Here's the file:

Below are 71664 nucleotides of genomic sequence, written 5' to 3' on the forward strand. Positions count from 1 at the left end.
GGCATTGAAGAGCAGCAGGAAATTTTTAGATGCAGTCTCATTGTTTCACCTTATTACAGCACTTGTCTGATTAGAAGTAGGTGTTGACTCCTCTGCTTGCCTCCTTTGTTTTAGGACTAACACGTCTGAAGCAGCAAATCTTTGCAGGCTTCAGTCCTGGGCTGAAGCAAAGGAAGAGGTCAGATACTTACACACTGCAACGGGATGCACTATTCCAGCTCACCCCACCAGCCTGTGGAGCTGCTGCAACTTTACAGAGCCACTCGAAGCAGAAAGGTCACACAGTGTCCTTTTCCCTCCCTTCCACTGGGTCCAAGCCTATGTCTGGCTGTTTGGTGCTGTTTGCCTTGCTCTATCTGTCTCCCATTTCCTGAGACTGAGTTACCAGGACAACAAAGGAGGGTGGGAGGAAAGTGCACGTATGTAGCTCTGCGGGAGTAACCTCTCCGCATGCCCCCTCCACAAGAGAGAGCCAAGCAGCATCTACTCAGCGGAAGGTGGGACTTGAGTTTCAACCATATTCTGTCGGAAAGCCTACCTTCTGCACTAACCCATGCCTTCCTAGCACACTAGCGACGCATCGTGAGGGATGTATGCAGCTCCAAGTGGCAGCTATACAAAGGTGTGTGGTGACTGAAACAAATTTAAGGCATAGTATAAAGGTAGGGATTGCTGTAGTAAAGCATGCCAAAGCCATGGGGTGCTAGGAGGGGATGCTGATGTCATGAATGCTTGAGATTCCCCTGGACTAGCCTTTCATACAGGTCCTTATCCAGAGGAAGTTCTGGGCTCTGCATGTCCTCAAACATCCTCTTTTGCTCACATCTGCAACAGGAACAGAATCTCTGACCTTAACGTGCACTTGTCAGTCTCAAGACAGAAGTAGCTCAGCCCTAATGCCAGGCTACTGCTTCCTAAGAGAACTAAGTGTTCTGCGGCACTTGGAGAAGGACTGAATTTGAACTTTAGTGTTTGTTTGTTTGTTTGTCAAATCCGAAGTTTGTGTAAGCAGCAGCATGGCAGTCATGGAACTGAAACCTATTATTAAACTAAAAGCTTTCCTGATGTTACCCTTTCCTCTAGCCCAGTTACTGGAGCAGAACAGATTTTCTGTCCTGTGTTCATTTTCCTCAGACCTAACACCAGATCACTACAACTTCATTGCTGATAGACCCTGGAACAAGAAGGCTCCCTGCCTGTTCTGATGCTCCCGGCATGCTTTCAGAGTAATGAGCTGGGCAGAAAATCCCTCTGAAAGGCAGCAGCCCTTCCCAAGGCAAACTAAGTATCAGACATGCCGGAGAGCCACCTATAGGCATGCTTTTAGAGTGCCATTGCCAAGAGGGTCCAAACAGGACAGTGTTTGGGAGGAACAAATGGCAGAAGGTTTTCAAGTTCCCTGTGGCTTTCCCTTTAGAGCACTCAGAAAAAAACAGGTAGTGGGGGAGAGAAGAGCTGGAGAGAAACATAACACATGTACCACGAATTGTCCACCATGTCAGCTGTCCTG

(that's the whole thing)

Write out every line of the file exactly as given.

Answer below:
Below are 71664 nucleotides of genomic sequence, written 5' to 3' on the forward strand. Positions count from 1 at the left end.
GGCATTGAAGAGCAGCAGGAAATTTTTAGATGCAGTCTCATTGTTTCACCTTATTACAGCACTTGTCTGATTAGAAGTAGGTGTTGACTCCTCTGCTTGCCTCCTTTGTTTTAGGACTAACACGTCTGAAGCAGCAAATCTTTGCAGGCTTCAGTCCTGGGCTGAAGCAAAGGAAGAGGTCAGATACTTACACACTGCAACGGGATGCACTATTCCAGCTCACCCCACCAGCCTGTGGAGCTGCTGCAACTTTACAGAGCCACTCGAAGCAGAAAGGTCACACAGTGTCCTTTTCCCTCCCTTCCACTGGGTCCAAGCCTATGTCTGGCTGTTTGGTGCTGTTTGCCTTGCTCTATCTGTCTCCCATTTCCTGAGACTGAGTTACCAGGACAACAAAGGAGGGTGGGAGGAAAGTGCACGTATGTAGCTCTGCGGGAGTAACCTCTCCGCATGCCCCCTCCACAAGAGAGAGCCAAGCAGCATCTACTCAGCGGAAGGTGGGACTTGAGTTTCAACCATATTCTGTCGGAAAGCCTACCTTCTGCACTAACCCATGCCTTCCTAGCACACTAGCGACGCATCGTGAGGGATGTATGCAGCTCCAAGTGGCAGCTATACAAAGGTGTGTGGTGACTGAAACAAATTTAAGGCATAGTATAAAGGTAGGGATTGCTGTAGTAAAGCATGCCAAAGCCATGGGGTGCTAGGAGGGGATGCTGATGTCATGAATGCTTGAGATTCCCCTGGACTAGCCTTTCATACAGGTCCTTATCCAGAGGAAGTTCTGGGCTCTGCATGTCCTCAAACATCCTCTTTTGCTCACATCTGCAACAGGAACAGAATCTCTGACCTTAACGTGCACTTGTCAGTCTCAAGACAGAAGTAGCTCAGCCCTAATGCCAGGCTACTGCTTCCTAAGAGAACTAAGTGTTCTGCGGCACTTGGAGAAGGACTGAATTTGAACTTTAGTGTTTGTTTGTTTGTTTGTCAAATCCGAAGTTTGTGTAAGCAGCAGCATGGCAGTCATGGAACTGAAACCTATTATTAAACTAAAAGCTTTCCTGATGTTACCCTTTCCTCTAGCCCAGTTACTGGAGCAGAACAGATTTTCTGTCCTGTGTTCATTTTCCTCAGACCTAACACCAGATCACTACAACTTCATTGCTGATAGACCCTGGAACAAGAAGGCTCCCTGCCTGTTCTGATGCTCCCGGCATGCTTTCAGAGTAATGAGCTGGGCAGAAAATCCCTCTGAAAGGCAGCAGCCCTTCCCAAGGCAAACTAAGTATCAGACATGCCGGAGAGCCACCTATAGGCATGCTTTTAGAGTGCCATTGCCAAGAGGGTCCAAACAGGACAGTGTTTGGGAGGAACAAATGGCAGAAGGTTTTCAAGTTCCCTGTGGCTTTCCCTTTAGAGCACTCAGAAAAAAACAGGTAGTGGGGGAGAGAAGAGCTGGAGAGAAACATAACACATGTACCACGAATTGTCCACCATGTCAGCTGTCCTG